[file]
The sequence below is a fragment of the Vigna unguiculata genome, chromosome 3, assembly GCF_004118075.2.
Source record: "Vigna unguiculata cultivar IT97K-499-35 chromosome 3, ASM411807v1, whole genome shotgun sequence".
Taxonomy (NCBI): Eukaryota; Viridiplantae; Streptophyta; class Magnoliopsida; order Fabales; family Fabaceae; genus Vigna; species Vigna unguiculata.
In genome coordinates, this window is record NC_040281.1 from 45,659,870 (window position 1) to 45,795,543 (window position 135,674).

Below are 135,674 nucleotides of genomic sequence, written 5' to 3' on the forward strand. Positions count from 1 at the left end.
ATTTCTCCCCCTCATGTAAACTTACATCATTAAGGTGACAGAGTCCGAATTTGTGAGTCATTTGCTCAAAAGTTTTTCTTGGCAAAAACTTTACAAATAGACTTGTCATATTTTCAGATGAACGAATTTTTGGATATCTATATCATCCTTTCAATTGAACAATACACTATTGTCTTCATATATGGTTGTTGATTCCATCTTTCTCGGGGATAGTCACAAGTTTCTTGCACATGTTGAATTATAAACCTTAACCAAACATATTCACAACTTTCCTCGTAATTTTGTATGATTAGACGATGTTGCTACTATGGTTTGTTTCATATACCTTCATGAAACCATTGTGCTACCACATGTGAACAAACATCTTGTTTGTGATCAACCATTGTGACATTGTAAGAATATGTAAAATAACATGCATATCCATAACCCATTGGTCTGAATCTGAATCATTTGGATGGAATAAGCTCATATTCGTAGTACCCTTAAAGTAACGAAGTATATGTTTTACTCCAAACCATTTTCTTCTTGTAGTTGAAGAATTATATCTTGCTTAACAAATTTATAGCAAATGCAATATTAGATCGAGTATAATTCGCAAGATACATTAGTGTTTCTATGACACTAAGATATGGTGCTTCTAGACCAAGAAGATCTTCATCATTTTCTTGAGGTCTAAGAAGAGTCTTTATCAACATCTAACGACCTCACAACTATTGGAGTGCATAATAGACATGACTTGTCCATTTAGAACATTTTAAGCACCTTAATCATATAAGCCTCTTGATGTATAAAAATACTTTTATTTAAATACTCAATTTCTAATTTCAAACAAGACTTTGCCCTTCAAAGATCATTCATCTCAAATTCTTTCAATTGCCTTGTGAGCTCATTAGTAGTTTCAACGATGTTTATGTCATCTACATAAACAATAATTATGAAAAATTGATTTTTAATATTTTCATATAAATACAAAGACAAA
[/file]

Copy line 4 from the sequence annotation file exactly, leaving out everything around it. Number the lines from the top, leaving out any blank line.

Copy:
In genome coordinates, this window is record NC_040281.1 from 45,659,870 (window position 1) to 45,795,543 (window position 135,674).